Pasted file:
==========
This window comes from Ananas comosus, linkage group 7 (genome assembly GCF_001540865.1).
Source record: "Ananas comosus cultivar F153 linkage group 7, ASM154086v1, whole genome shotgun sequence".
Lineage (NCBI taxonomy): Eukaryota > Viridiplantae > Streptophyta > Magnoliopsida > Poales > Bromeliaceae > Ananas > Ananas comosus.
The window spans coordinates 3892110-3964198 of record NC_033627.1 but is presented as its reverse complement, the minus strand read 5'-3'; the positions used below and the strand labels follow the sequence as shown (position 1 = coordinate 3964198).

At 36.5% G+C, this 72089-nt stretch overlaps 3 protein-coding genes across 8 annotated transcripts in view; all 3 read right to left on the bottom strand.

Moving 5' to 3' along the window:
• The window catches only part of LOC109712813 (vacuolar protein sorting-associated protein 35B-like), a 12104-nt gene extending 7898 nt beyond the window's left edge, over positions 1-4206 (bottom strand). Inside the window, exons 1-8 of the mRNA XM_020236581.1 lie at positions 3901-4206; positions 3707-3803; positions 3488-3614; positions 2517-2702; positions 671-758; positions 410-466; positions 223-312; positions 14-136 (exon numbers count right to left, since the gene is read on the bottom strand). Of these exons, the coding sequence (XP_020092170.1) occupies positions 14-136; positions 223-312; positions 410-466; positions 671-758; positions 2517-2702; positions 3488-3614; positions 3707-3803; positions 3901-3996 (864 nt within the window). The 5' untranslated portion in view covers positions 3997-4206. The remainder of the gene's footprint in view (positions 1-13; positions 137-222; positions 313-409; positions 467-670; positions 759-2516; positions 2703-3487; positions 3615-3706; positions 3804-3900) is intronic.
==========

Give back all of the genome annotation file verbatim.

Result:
This window comes from Ananas comosus, linkage group 7 (genome assembly GCF_001540865.1).
Source record: "Ananas comosus cultivar F153 linkage group 7, ASM154086v1, whole genome shotgun sequence".
Lineage (NCBI taxonomy): Eukaryota > Viridiplantae > Streptophyta > Magnoliopsida > Poales > Bromeliaceae > Ananas > Ananas comosus.
The window spans coordinates 3892110-3964198 of record NC_033627.1 but is presented as its reverse complement, the minus strand read 5'-3'; the positions used below and the strand labels follow the sequence as shown (position 1 = coordinate 3964198).

At 36.5% G+C, this 72089-nt stretch overlaps 3 protein-coding genes across 8 annotated transcripts in view; all 3 read right to left on the bottom strand.

Moving 5' to 3' along the window:
• The window catches only part of LOC109712813 (vacuolar protein sorting-associated protein 35B-like), a 12104-nt gene extending 7898 nt beyond the window's left edge, over positions 1-4206 (bottom strand). Inside the window, exons 1-8 of the mRNA XM_020236581.1 lie at positions 3901-4206; positions 3707-3803; positions 3488-3614; positions 2517-2702; positions 671-758; positions 410-466; positions 223-312; positions 14-136 (exon numbers count right to left, since the gene is read on the bottom strand). Of these exons, the coding sequence (XP_020092170.1) occupies positions 14-136; positions 223-312; positions 410-466; positions 671-758; positions 2517-2702; positions 3488-3614; positions 3707-3803; positions 3901-3996 (864 nt within the window). The 5' untranslated portion in view covers positions 3997-4206. The remainder of the gene's footprint in view (positions 1-13; positions 137-222; positions 313-409; positions 467-670; positions 759-2516; positions 2703-3487; positions 3615-3706; positions 3804-3900) is intronic.